Meet the Artist
About This Artist
Aleisha Ellis is a ceramic artist based in Atlanta, Georgia creating ceramics under the name Utility Objects. She produces a range of stoneware pottery home goods for modern everyday use. Each one of a kind piece is designed primarily on the potters wheel emphasizing the raw beauty of clay which is imbued with simplicity and texture. The minimal and natural design is inspired by wabi sabi and modern ceramic arts.
Q&A With This Artist
A: I create stoneware pottery home goods on the potters wheel using clay consisting of manganese or high iron. This produces clays that feature dark speckles and rich blacks that are reminiscent of basaltic rock and natural earth. In my studio zero clay goes to waste each clay scraps or damaged work gets recycled into a clay slurry to be mixed dried and used again or if mixed with a different clay color it will become a marble pottery piece.
A: The naturality of clay makes me very passionate about pottery. I think it's nice to have a connection to the outside world through functional objects. Plus I really enjoy the idea of pottery being a tool to bring people together in the home especially around the table. This brings a warmth to the home and that warmness is expressed again through the color palette/ comfortable tactility of my work.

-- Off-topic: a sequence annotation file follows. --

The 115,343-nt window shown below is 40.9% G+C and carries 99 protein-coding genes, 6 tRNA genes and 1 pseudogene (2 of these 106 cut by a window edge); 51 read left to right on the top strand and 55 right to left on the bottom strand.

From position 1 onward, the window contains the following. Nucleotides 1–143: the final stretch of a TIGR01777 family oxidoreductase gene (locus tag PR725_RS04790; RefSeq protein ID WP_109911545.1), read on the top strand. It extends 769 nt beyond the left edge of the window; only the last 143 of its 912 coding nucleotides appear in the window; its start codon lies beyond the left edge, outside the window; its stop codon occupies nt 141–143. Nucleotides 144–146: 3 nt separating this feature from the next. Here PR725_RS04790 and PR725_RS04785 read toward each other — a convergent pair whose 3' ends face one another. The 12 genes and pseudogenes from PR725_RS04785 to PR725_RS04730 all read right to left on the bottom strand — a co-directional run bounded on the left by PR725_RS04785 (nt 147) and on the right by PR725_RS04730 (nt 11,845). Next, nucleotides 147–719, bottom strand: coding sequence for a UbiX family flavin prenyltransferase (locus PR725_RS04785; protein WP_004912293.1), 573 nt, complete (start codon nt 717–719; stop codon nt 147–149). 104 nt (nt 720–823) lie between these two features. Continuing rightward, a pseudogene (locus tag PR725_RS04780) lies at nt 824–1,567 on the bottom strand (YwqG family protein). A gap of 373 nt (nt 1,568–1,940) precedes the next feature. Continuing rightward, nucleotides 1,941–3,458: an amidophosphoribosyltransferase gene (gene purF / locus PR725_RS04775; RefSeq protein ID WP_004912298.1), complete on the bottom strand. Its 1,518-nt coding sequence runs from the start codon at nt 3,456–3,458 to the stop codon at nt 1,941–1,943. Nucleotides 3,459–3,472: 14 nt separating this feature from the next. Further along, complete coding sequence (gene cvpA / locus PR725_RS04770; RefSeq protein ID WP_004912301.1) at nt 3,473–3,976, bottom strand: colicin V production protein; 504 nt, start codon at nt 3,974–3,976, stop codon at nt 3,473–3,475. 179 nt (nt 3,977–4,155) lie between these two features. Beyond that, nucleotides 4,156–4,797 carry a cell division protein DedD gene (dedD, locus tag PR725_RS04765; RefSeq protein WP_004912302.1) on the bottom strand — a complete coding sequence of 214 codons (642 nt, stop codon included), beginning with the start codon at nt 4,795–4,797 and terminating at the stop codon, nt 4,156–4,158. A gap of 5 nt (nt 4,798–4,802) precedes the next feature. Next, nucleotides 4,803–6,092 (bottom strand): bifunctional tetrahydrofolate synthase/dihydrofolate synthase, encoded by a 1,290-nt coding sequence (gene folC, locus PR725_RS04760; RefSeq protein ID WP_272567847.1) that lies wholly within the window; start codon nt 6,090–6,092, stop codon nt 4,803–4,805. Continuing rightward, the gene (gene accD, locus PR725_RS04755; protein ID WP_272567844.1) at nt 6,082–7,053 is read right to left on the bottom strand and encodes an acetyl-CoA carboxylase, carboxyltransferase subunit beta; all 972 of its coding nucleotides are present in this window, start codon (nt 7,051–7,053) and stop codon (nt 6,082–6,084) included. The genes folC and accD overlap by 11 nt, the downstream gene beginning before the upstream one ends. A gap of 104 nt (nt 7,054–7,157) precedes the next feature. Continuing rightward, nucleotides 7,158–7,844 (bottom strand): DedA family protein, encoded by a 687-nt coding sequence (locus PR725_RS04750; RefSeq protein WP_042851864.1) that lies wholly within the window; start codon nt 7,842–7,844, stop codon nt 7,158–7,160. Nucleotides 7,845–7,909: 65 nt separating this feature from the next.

A: The attention to detail seems to come up a lot with customers. It's very important to me that a functional piece of pottery feels good and comfortable. For example, It is intended that a ceramic pot when made will last a life time and if so I would love for my work to feel comfortable. Whether it's by glazing the rim of a cup and making it round to adding contours for your hands to rest (as seen on the dimple tumblers) all these little changes make a huge difference.
A: I love the work by Takashi Endo, Simone Bodmer Turner and Minimalist like Sol Lewitt and Donald Judd. All different artist in their own right but they all stay true to the materials/medium they work with and I am always inspired by them.
A: Engaging with craftsman, also known as artisans is fast becoming a trend. It is now more than ever that more people want to be apart of the artistic community by supporting local makers. This is because people are now more conscious of where they are sourcing their food, clothing, home goods etc and what that means for the community and even the environment that they live in. Engaging with these makers brings a huge sense of collectivism which is essential to starting cultural bonds.
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